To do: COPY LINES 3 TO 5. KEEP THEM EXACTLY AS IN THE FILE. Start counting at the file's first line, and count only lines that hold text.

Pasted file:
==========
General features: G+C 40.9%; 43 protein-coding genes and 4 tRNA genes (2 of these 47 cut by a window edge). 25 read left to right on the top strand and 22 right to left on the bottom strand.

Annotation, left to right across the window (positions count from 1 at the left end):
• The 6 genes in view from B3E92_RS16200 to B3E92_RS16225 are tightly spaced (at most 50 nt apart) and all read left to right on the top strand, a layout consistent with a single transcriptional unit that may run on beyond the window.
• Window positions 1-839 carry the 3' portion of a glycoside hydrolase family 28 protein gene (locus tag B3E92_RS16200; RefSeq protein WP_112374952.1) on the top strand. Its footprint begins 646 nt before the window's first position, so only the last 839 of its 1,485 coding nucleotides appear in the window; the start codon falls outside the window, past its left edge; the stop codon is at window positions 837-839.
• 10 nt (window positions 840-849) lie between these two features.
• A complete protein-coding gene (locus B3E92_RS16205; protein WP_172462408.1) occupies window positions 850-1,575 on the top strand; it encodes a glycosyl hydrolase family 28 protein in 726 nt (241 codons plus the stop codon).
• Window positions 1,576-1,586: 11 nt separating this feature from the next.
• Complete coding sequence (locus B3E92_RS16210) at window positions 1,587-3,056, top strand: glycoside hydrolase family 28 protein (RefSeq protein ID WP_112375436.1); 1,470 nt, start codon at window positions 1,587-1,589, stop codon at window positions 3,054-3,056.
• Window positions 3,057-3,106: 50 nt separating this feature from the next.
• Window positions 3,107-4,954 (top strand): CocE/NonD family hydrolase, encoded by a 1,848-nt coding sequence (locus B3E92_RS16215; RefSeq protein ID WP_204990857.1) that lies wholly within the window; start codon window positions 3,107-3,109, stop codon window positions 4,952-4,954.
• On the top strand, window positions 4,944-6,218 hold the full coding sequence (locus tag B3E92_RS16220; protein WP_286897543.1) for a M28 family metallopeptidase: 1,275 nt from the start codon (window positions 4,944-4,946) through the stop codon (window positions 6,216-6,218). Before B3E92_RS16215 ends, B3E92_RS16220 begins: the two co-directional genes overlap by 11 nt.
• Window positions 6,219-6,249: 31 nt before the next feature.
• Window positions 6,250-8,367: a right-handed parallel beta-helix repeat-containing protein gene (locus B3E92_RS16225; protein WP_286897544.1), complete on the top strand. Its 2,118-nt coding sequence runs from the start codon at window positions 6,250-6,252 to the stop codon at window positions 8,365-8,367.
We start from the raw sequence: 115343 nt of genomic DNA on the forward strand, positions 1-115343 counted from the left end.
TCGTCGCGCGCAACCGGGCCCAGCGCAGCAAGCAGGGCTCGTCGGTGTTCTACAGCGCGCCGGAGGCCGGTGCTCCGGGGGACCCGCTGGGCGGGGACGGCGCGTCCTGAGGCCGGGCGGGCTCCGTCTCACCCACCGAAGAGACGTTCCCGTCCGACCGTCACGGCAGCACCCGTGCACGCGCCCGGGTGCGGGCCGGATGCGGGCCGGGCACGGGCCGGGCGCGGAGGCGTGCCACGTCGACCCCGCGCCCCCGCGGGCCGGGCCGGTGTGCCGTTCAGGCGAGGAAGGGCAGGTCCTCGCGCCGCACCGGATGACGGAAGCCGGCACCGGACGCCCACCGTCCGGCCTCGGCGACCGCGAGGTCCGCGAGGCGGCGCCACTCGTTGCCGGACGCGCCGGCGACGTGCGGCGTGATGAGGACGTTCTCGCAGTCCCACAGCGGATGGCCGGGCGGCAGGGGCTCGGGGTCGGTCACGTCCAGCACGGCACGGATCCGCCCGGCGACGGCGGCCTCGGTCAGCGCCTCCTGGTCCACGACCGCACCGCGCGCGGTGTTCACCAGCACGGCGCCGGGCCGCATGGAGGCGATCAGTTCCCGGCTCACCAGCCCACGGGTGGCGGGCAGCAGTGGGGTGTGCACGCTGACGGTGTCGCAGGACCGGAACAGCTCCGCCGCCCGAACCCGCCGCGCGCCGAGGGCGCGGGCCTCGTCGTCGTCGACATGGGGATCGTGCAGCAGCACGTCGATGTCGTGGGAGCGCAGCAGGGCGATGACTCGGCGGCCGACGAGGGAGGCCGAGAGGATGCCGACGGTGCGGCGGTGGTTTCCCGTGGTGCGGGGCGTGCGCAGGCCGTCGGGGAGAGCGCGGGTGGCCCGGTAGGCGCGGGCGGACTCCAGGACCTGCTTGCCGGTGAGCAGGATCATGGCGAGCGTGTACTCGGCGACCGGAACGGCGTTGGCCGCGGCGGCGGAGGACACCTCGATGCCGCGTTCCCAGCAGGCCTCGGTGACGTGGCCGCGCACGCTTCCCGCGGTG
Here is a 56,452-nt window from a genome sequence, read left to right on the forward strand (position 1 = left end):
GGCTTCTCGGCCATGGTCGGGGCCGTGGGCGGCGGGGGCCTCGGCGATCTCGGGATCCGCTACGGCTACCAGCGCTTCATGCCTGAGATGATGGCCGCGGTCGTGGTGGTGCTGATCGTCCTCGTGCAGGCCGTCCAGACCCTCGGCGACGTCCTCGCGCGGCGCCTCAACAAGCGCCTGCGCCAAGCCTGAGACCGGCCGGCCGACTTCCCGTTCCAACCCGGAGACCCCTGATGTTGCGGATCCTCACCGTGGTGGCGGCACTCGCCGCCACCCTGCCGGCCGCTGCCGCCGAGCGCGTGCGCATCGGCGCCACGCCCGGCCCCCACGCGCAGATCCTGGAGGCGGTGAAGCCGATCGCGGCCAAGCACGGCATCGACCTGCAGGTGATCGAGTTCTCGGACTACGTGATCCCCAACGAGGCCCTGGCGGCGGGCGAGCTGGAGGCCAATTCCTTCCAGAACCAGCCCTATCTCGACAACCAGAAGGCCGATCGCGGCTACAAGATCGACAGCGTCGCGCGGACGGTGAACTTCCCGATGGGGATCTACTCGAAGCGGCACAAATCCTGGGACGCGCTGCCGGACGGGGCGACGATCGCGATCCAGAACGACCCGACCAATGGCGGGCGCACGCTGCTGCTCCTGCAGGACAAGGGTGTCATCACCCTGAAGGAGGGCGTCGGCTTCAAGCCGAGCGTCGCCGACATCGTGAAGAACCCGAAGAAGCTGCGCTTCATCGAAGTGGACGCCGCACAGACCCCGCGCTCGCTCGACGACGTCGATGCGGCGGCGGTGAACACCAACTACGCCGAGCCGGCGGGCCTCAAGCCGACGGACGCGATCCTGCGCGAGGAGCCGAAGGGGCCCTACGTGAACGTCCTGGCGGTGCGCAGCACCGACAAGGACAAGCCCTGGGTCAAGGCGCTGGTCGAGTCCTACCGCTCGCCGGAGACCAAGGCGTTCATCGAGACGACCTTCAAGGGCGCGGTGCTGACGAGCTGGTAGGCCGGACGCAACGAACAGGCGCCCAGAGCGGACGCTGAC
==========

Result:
• The 6 genes in view from B3E92_RS16200 to B3E92_RS16225 are tightly spaced (at most 50 nt apart) and all read left to right on the top strand, a layout consistent with a single transcriptional unit that may run on beyond the window.
• Window positions 1-839 carry the 3' portion of a glycoside hydrolase family 28 protein gene (locus tag B3E92_RS16200; RefSeq protein WP_112374952.1) on the top strand. Its footprint begins 646 nt before the window's first position, so only the last 839 of its 1,485 coding nucleotides appear in the window; the start codon falls outside the window, past its left edge; the stop codon is at window positions 837-839.
• 10 nt (window positions 840-849) lie between these two features.